Look towards the Aquarius constellation in the early morning on May 6. Image credit: NASA. Click to enlarge.
The eta Aquarid meteor shower peaks on May 5th and 6th. The best time to look, no matter where you live, is during the hours before local sunrise on both days.
This is mainly a southern hemisphere shower, but northern observers can see it, too. In the United States, for example, observers far from city lights might see 5 to 10 meteors per hour. In Australia or South America, rates are better, between 15 and 60 meteors per hour.
This year (2005) the eta Aquarid meteors will be streaming from a point in the sky coincidentally close to Mars. The red planet, which is approaching Earth for a close encounter in October 2005, is already eye-catching.
Eta Aquarid meteors come from the most famous comet of all: Halley’s Comet. Our planet passes close to the orbit of Halley’s Comet twice a year. Although the comet itself is very far away [diagram] tiny pieces of Halley are still moving through the inner solar system. They’re leftovers from the comet’s many close encounters with the Sun. Each time Halley returns (every 76 years) solar heating evaporates about 6 meters of ice and rock from its nucleus! Debris particles called meteoroids, usually no bigger than grains of sand, gradually spread along the comet’s orbit forming an elongated stream of space dust. Earth passes through the debris stream once in May and again in October.
The eta Aquarids are named after a star in the constellation Aquarius. The star has nothing to do with the meteor shower except that the shower’s radiant happens to lie nearby. (The radiant of a meteor shower is a point in the sky from which the meteors appear to stream.) The eta Aquarid’s sister shower in October is called the Orionids, after the constellation Orion.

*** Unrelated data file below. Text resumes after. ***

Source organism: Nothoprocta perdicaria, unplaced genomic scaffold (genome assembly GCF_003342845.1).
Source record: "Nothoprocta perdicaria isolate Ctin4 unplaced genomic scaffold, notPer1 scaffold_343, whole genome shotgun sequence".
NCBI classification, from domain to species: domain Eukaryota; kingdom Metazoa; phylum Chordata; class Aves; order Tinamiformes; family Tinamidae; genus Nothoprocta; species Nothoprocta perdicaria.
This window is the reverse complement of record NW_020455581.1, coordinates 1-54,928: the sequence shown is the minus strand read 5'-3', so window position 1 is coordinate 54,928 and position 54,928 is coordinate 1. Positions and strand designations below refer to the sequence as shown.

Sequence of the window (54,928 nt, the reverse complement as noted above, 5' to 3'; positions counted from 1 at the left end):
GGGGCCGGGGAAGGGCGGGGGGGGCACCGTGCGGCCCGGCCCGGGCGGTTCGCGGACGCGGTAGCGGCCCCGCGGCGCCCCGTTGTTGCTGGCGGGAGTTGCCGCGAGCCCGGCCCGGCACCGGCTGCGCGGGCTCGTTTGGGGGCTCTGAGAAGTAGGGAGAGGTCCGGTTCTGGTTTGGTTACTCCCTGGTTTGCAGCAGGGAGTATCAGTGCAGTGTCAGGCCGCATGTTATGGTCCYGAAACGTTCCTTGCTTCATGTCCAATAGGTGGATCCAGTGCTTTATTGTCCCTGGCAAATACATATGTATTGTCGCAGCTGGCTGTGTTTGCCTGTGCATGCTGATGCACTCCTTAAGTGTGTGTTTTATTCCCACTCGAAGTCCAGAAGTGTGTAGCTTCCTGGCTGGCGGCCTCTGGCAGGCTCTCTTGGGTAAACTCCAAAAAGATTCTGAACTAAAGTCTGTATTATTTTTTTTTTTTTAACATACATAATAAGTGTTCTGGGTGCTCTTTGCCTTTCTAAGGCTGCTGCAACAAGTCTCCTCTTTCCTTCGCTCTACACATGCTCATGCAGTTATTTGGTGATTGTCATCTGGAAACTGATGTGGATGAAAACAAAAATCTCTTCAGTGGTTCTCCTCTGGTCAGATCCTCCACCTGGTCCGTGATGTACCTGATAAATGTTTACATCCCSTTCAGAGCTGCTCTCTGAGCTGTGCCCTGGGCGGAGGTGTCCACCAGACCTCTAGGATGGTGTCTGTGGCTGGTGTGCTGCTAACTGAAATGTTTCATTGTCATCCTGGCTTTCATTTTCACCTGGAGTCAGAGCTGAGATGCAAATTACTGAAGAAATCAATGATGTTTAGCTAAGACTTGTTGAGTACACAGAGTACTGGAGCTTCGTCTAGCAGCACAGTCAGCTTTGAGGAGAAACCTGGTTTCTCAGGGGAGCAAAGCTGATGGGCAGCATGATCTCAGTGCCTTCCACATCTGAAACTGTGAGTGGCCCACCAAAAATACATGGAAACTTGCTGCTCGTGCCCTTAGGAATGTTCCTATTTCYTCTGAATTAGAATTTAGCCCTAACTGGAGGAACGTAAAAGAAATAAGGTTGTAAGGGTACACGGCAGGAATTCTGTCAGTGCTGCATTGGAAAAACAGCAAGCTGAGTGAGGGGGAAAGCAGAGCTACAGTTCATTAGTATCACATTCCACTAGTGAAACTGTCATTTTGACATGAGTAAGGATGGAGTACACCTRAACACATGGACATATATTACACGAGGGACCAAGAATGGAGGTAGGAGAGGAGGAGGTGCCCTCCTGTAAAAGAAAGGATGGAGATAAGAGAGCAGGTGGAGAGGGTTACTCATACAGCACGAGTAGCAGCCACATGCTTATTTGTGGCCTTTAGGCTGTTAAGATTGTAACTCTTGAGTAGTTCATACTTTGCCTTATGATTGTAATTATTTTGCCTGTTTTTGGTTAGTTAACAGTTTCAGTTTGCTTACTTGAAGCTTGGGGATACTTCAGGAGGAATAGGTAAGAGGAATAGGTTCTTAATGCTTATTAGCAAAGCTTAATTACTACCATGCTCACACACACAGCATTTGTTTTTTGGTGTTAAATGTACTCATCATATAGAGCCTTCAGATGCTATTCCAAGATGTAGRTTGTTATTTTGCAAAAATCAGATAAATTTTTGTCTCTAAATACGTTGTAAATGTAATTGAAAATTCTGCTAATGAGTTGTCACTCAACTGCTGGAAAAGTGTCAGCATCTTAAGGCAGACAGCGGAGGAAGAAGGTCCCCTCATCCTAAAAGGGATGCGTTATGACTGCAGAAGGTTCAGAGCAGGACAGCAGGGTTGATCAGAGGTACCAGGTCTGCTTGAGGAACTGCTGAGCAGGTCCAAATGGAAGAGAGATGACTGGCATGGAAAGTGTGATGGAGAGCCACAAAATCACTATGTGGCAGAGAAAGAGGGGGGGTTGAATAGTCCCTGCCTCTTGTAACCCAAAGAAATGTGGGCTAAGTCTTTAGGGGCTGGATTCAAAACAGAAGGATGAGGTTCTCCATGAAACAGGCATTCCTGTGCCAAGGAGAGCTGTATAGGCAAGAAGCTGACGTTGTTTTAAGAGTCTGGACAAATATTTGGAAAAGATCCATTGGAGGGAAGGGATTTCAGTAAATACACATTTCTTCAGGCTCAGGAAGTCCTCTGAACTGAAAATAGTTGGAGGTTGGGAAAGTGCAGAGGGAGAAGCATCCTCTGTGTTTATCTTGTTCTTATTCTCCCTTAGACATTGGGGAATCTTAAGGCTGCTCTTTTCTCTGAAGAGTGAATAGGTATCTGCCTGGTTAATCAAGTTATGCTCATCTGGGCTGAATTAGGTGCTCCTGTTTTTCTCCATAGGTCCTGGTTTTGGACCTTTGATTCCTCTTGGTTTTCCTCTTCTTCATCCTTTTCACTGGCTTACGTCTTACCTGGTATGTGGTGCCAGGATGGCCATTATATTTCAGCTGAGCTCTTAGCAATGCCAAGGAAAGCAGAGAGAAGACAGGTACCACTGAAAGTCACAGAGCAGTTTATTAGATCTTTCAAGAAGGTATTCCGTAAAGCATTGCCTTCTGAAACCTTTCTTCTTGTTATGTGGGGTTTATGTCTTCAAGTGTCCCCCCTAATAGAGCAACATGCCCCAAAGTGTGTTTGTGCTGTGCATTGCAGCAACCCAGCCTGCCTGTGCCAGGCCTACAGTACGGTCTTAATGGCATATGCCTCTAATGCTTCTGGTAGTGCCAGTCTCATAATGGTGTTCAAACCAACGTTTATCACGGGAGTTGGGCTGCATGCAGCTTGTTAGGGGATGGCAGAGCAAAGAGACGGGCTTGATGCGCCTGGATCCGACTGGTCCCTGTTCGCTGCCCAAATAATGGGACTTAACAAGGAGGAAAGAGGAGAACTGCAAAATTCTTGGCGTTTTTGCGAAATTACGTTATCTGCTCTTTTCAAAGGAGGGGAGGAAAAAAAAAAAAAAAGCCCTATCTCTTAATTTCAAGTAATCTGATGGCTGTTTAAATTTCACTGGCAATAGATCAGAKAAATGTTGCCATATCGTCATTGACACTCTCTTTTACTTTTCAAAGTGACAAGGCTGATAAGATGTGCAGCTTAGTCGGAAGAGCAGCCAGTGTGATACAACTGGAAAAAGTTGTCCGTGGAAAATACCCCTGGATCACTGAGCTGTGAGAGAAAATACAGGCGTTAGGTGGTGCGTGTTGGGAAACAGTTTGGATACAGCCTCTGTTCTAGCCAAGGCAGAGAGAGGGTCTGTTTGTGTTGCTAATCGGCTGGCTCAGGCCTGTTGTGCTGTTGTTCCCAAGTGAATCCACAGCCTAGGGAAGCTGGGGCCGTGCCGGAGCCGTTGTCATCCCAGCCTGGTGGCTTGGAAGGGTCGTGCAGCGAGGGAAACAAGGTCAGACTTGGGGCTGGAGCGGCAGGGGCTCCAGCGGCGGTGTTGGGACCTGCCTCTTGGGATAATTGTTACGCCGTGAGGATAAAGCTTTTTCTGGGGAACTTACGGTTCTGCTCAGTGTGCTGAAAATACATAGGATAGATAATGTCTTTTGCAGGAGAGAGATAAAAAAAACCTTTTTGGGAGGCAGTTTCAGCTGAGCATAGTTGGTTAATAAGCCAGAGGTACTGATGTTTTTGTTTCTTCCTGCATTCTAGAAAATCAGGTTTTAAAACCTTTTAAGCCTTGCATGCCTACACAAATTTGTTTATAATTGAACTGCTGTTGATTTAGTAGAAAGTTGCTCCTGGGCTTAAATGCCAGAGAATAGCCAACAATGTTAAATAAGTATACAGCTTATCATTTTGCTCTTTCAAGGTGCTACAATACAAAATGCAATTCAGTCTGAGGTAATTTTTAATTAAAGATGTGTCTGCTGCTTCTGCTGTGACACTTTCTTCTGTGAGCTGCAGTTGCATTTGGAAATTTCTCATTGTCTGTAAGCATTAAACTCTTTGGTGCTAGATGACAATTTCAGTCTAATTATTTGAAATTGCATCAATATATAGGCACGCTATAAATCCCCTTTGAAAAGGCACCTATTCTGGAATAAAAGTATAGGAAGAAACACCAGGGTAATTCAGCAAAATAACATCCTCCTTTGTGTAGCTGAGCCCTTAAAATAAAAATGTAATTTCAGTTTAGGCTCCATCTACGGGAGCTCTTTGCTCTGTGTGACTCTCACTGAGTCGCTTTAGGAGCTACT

The eta Aquarid radiant never climbs very far above the horizon in the northern hemisphere. That’s why it is a better shower south of the equator. Most years northerners count about 10 eta Aquarid meteors per hour, while southerners see 3 to 6 times that many.
Northern sky watchers sometimes spot spectacular “Earth grazers,” while the active eta Aquarid radiant is low on the horizon. These are meteors that skim horizontally through the upper atmosphere. “Earth grazers” are typically slow and dramatic, streaking far across the sky. The best time to look for Earthgrazers is 2:00 to 2:30 a.m. local time.
Middle-latitude sky watchers in both hemispheres will see the eta Aquarid radiant rise over the eastern horizon at approximately 2:30 a.m. local time. Aquarius is a fairly dim constellation. The nearest bright star is 1st magnitude Fomalhaut in the constellation Piscis Austrini. Fomalhaut is a good finder star for sky watchers in the south, but it’s not much use to northerners because of its low altitude. In Sydney, Australia, for example, Fomalhaut will be visible at 4 a.m. at an elevation of +25 degrees, just above and westward of the shower’s radiant.
Experienced meteor watchers suggest the following viewing strategy: Dress warmly. Bring a reclining chair, or spread a thick blanket over a flat spot of ground. Lie down and look up somewhat toward the east. Meteors can appear in any part of the sky, although their trails will tend to point back toward the radiant.
Original Source: NASA Spaceweather